Source: 5 tips for onboarding your first employees using G Suite from Google Cloud
Hiring your business’s first employees is a big step—but it can also be a bit scary. There’s the time you spend on training and orientation, not to mention setting people up to be productive right away. On top of all that, you still need to run your business and keep customers happy.
If you’re worried about adding “human resources manager” to the many hats you wear, don’t be. From employee 1 to 1,000, G Suite’s easy-to-use tools can help you quickly hire and onboard new employees without adding too many more tasks to your already busy schedule.
Here’s your to-do list for onboarding new employees—once you’re done, find more onboarding tips here.
1. Create a business email address.
You’ll want your new hires to start emailing right away—but using their work email accounts, not their personal ones. It’s important to avoid having employees work from their personal accounts since it will be challenging to recover files. It also makes it harder to keep track of who has access to your company’s information.
When you’re ready, create email addresses in Gmail with a custom domain in order to project a professional image and show that you and your new hires are a team. It’s easy to do this using G Suite’s Admin console.
2. Share calendars.
Of course, you’ll need to coordinate schedules with your employees. Instead of sending emails back and forth to book meetings or to log out-of-office times, add the employees to a shared Google Calendar. In a shared Google Calendar, you can keep track of the entire team’s schedule, not just an individual. Since calendar changes and additions are instantly displayed to all employees, it’s an easy way to make sure that you and your new hires are on the same page right from the start.
3. Reduce paperwork clutter by creating shared folders online.
Keeping track of paper forms is a headache. Try moving routine forms and employee handbooks to a template in a digital document and storing those forms in a shared Drive folder for access by your new hires. Also, create online checklists in Google Keep or Docs so that your new team members can get up to speed on their jobs quickly. Your checklists could include orientation meetings for new employees or a list of forms to fill out for health coverage.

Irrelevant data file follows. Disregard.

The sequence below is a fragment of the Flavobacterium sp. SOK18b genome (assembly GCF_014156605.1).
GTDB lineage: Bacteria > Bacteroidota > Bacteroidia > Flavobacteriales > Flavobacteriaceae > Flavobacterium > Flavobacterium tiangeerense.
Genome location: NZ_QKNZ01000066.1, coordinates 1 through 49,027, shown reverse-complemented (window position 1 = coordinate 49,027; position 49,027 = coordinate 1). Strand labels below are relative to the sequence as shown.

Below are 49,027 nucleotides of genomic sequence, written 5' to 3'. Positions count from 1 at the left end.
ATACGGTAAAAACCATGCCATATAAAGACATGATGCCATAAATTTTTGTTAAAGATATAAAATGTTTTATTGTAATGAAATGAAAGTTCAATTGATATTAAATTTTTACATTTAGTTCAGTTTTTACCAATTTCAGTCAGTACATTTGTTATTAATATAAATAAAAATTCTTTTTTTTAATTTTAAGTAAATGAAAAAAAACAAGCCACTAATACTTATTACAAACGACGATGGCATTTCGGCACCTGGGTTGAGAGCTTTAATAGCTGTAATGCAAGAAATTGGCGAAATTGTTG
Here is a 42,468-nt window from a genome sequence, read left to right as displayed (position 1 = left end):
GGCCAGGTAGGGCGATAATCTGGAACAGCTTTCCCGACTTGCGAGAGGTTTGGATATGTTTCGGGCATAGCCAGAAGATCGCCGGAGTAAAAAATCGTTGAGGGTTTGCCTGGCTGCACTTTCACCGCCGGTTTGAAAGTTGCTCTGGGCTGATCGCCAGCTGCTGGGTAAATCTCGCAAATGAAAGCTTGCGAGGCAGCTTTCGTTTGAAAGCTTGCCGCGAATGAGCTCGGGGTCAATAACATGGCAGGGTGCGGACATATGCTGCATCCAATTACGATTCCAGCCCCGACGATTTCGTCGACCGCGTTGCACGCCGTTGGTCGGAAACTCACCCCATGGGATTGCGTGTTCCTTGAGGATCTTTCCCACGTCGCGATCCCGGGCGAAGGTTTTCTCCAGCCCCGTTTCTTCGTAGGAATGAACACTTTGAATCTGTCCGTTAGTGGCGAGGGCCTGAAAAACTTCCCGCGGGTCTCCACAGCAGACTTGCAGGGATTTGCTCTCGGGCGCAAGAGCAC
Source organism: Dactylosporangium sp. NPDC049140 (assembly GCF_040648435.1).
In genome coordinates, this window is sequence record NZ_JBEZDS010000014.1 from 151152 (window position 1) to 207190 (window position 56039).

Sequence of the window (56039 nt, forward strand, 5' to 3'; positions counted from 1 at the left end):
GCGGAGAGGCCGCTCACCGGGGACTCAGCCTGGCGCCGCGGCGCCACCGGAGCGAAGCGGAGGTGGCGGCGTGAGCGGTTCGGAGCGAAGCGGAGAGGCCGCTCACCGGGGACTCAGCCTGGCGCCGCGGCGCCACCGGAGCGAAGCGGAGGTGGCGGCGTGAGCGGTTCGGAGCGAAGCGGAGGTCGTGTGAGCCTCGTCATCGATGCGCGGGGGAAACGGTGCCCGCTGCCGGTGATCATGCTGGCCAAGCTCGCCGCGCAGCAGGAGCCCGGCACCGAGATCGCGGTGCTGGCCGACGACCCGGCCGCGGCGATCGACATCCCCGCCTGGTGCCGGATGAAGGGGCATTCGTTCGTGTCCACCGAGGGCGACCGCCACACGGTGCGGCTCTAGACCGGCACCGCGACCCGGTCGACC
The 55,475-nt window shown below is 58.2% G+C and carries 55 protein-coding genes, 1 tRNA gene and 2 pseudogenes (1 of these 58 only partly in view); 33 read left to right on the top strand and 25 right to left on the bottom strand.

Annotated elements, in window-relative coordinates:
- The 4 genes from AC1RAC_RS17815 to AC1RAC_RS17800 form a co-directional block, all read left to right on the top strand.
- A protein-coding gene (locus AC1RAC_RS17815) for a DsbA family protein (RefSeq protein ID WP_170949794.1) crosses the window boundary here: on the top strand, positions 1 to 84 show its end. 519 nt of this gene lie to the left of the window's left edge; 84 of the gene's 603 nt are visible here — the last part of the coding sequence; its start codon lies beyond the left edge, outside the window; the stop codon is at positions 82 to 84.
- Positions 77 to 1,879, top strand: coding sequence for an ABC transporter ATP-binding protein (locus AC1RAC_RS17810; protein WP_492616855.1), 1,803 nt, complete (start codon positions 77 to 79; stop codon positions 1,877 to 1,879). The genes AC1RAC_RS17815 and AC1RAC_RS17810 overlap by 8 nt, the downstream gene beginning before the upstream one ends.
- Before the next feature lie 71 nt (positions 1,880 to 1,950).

4. Create a training hub.
Your first hires are hopefully just the initial step in building out a bigger (potentially global) team. To prepare for the future, begin building orientation materials and storing them in your shared Drive. For example, you can use Slides tocreate a slide presentation on policies for handling cash or how to process customer orders.
As you build out your orientation materials, think about creating a mini-onboarding portal in Google Sites to store them. Don’t worry, you don’t need to be a coding expert to build a website in Sites—you’ll find tips herefor getting started.
5. Chat about business even when you’re on the go.
If you aren’t working in the same space as your new colleagues all day—maybe you both work from home, or you’re on the road a lot—chat and video meetings can help you quickly solve problems. It’s also a great way to keep your Gmail from filling up with low-priority emails.
You can set up Hangouts Chat on desktop computers, tablets, and phones so you’re always ready to send and receive messages. It’s also possible to search previous conversations for information, and start video meetings directly from chats.
If you’re considering adding more employees, you may be ready to take your human resources up a notch. Check out this article on the G Suite Learning Center for advice on how to create job descriptions, keep track of candidates, and interview by video.